Sometimes a partisan-netted goal is hard to come by on Capitol Hill, when often there’s no clear winner. But congressional members met under the lights of RFK Stadium on Tuesday night to tally goals at the third annual Capital Soccer Classic congressional match.
Republicans championed 8-4 in a heartbreaking loss for the Democrats' squad.
Despite the rain, the night began with a round-robin tournament among11 embassy teams and a U.S. State Department team. Following tens of goals, missed shots and slippery field conditions, the Netherlands came out on top as the winners.
The congressional soccer game followed, with Major League Soccer’s D.C. United Coach Ben Olsen at the helm of the Democrats’ net as goalkeeper, though he was later moved to the field for his footwork skills. Reps. Suzanne Bonamici of Oregon, Kyrsten Sinema of Arizona and Kathy Castor of Florida represented the Democrat squad, along with Eric Swalwell of California, a collegiate soccer player.
Republicans Reps. Gus Bilirakis of Florida, Mike Coffman of Colorado, Trey Gowdy of South Carolina, Rich Nugent of Florida, Erik Paulsen of Minnesota, Dave Reichert of Washington joined Sen. Tim Scott of South Carolina, playing with the burden of two losses in previous matches.
Rep. Todd Young of Indiana helped the team with a few shots on goal, as he relived the glory days of a high school state soccer championship.
At the end of the half, Republicans led 3-1, owing much of their success to Cobi Jones, a former U.S. men’s national team member.
Republicans still led, 5-3, at the end of regulation time. A mandatory penalty kick shootout to benefit charity followed, with for an 8-4 final score.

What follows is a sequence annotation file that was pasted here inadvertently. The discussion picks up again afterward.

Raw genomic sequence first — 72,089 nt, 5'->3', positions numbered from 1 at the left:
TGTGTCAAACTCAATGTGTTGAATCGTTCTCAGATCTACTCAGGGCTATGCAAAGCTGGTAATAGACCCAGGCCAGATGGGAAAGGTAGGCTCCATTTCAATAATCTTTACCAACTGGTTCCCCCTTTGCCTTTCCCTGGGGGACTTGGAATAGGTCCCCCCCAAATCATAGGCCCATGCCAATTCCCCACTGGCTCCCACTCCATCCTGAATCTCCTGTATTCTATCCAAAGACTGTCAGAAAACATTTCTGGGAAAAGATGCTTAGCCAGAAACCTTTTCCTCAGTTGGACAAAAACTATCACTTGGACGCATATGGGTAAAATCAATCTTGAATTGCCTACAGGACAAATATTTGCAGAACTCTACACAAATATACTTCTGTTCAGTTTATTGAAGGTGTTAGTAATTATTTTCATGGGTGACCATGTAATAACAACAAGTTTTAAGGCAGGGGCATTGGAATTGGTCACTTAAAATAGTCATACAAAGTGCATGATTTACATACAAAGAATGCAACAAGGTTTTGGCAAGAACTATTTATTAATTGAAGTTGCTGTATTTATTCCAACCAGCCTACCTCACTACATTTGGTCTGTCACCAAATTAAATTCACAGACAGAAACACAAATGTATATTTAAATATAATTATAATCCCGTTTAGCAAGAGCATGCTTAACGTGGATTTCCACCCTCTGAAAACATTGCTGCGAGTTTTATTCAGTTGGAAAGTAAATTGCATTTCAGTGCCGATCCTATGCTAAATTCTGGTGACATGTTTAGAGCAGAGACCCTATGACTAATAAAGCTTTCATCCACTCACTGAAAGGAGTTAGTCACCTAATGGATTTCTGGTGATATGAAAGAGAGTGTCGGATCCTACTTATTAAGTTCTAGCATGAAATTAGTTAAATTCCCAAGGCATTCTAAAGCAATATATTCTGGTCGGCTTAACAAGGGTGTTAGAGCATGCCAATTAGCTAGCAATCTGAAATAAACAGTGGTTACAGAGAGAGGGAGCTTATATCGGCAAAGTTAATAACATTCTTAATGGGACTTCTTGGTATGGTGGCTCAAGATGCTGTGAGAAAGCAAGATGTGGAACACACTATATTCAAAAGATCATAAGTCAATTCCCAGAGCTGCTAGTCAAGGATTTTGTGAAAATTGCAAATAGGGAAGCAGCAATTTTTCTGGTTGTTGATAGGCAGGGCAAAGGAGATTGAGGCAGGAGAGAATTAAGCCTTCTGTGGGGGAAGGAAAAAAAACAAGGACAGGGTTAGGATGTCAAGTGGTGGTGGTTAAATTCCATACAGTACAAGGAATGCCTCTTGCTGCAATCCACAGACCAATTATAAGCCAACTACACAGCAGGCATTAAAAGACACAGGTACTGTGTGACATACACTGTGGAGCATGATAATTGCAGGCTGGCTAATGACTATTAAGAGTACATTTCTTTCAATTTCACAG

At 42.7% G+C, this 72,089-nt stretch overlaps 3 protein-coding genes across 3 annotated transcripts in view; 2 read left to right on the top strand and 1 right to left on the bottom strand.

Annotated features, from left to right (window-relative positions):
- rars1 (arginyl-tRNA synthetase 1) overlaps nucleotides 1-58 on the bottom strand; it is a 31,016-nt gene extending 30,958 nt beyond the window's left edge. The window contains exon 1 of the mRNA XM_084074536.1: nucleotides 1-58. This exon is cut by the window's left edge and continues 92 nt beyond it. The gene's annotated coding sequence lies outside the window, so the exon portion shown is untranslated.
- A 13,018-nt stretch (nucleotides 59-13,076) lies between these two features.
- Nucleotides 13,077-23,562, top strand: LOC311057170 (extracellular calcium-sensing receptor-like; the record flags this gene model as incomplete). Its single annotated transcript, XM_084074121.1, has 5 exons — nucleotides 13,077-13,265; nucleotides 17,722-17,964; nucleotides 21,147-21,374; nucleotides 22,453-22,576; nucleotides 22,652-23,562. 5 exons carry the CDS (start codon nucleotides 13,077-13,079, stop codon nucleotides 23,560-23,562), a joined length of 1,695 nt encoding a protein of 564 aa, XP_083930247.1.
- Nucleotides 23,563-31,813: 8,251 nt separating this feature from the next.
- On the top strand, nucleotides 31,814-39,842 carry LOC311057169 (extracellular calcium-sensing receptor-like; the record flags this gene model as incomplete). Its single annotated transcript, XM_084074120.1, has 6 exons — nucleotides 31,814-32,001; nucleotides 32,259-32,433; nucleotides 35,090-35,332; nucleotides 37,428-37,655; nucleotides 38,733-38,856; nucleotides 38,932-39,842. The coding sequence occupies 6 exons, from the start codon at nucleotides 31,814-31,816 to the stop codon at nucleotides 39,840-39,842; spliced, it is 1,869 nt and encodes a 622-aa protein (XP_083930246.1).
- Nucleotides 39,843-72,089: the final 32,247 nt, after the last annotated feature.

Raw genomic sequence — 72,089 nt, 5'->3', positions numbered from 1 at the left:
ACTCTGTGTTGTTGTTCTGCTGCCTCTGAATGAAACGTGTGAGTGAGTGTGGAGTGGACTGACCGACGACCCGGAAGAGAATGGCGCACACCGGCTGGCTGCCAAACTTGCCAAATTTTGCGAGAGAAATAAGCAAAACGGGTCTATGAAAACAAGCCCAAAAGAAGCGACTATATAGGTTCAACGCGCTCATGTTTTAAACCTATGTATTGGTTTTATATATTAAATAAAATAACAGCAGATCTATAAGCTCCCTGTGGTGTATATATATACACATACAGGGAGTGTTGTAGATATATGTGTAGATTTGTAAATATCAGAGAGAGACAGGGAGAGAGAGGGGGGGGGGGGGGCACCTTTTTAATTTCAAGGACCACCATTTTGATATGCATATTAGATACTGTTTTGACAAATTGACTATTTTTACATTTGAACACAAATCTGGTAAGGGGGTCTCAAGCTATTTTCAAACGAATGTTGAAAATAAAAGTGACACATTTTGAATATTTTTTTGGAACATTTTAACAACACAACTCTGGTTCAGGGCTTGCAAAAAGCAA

The Classic, sponsored by the U.S. Soccer Foundation, The Hill and Nike, showcased the congressional soccer caucus.
The caucus was founded shortly before the United States hosted its first and only FIFA Men’s World Cup in 1994. The United States hosted the Women’s World Cups in 1999 and 2003.
Soccer for Success and the Passback program are two of the initiatives the caucus focuses on – raising over $100 million in financial support for local soccer clubs and distributing around 900,000 soccer equipment pieces to children worldwide since 2006, said Ed Foster-Simeon, president and CEO of the U.S. Soccer Foundation.
“One of the things about soccer is that it’s a low-cost sport, both boys and girls can play it equally and what we’ve found is you design a program properly, you get positive health outcomes,” Foster-Simeon said.
Soccer is continuing to grow, with over 3 million players registered with the U.S. Youth Soccer Association last year from just 100,000 players registered in 1976.
With these numbers, the caucus hopes to bring more soccer-specific stadiums to the U.S. and attract a larger international audience and a World Cup bid.
“I’m non-partisan, I just look at the opportunity for a good game where both Republicans and Democrats come together in good spirit and good fun and have fun together, they actually have fun out here together,” said Foster-Simeon.